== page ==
Venezuela's President Hugo Chavez on Monday formally registered himself as a candidate for the October presidential elections, seeking a consecutive third term in office in the Latin American nation.
Before filing his nomination papers at the electoral office in capital Caracas, Chavez led what was described as the biggest rally of his supporters since he was diagnosed with cancer just over a year ago. In an effort to show that he was still in good health, Chavez sang and danced in front of the crowd and declared that he was fit enough to stand in the elections and win. He acknowledged that it had been a "difficult year" because of the cancer treatment and thanked god "for this life."
"We have been the victims of a psychological war, with people announcing my death several times when I was in Cuba," Chavez told his supporters after filing his papers at the electoral office.
Chavez has been keeping a low profile since his return from Cuba on May 12 after undergoing radiotherapy for a second tumor in his pelvic region. Last week, the incumbent insisted that he was in good health and expressed confidence of winning the forthcoming elections despite his health problems.
Chavez has been shuttling between Venezuela and Cuba ever since he underwent an initial surgery in Cuba on June 20, 2011 to remove a cancerous tumor in his pelvic area and spent nearly a month there recuperating. He has since undergone four rounds of chemotherapy, three of which were in Cuba.
Further, Chavez underwent a surgery at Havana's Cimeq Hospital in February to remove a lesion found in the same place where the tumor was extracted almost a year ago. Although he indicated earlier that the new growth might be malignant, he now claims to be in good heath and fit to run for a third six-year term.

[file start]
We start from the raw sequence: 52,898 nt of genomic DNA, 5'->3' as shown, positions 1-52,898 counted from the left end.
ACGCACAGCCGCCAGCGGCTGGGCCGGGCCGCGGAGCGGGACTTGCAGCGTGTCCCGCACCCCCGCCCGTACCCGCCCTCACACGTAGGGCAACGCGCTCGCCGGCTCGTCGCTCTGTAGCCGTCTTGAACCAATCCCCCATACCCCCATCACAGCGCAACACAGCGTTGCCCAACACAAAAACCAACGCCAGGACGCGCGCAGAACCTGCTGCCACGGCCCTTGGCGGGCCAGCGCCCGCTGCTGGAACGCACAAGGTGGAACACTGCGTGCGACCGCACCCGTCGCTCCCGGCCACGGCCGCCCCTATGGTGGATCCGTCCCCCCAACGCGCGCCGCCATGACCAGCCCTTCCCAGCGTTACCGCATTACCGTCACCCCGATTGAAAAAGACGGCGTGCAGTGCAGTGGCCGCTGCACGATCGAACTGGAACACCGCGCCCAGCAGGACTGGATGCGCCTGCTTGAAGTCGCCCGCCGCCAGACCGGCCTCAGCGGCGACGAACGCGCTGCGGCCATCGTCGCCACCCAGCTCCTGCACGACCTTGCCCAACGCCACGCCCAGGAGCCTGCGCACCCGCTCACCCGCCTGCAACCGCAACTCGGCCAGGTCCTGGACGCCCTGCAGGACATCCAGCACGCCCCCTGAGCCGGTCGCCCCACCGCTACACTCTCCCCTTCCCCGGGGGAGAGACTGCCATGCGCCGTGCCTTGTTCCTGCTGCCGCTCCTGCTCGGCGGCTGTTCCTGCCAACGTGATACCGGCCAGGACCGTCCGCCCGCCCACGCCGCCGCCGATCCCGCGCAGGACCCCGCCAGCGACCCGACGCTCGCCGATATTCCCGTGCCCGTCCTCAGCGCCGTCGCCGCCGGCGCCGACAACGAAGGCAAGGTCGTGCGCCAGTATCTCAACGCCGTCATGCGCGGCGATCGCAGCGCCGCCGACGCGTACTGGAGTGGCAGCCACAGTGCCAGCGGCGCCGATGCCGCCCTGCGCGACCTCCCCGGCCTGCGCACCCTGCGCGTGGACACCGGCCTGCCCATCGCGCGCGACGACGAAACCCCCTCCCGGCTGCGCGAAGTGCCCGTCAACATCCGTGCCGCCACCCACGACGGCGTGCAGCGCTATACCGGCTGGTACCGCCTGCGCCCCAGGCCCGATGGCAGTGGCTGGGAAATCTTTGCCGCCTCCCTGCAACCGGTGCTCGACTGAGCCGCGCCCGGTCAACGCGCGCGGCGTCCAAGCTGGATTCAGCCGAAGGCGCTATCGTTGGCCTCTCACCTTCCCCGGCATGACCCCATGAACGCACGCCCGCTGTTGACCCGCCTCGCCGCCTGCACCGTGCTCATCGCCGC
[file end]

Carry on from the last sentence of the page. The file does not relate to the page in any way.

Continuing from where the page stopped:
Chavez has been ruling Venezuela since 1999 by winning repeated elections. He has considerable support in his home country, mainly due to the massive government spending on social programs targeting the poor. Nevertheless, the country's Opposition parties had made major inroads into the ruling party's strongholds in last year's parliamentary elections, denying it a crucial two-thirds majority in the National Assembly.
A day earlier, Opposition leader Henrique Capriles Radonski registered himself as a candidate for the presidential elections, thereby setting the scene for a showdown with Chavez. Earlier, a coalition of 30 Opposition parties had chosen 39-year-old Capriles, a former Governor of Miranda state, as their candidate for the elections in the Latin American nation's first ever Opposition primary held in February.
In an effort to show his sound health when compared to cancer-hit Chavez, Capriles filed his nomination at the headquarters of the National Elections Council on Sunday after he and hundreds of his supporters marched and jogged some ten kilometers at a park in capital Caracas.
Addressing his followers before filing the documents, Capriles, pledged to fight crime and root out corruption from the oil-rich country. Incidentally, Venezuela presently has one of the highest crime rates in the world. The country has been witnessing a sharp increase in violent crimes, kidnappings and murders in recent years.
Capriles, who stepped down as Miranda Governor last week to run for the presidency, also criticized Chavez's socialist policies and said he would follow the lead of former Brazilian President Luiz Inacio Lula da Silva by offering a balance of social programs and pro-business policies if elected to office.
Although the Opposition primary in February brightened chances of upsetting Chavez at the polls by selecting a single candidate endorsed by all Opposition parties, he is still considered to be the favorite. Chavez has said that he will accept the outcome of the October elections even if he were to be defeated.
by RTT Staff Writer
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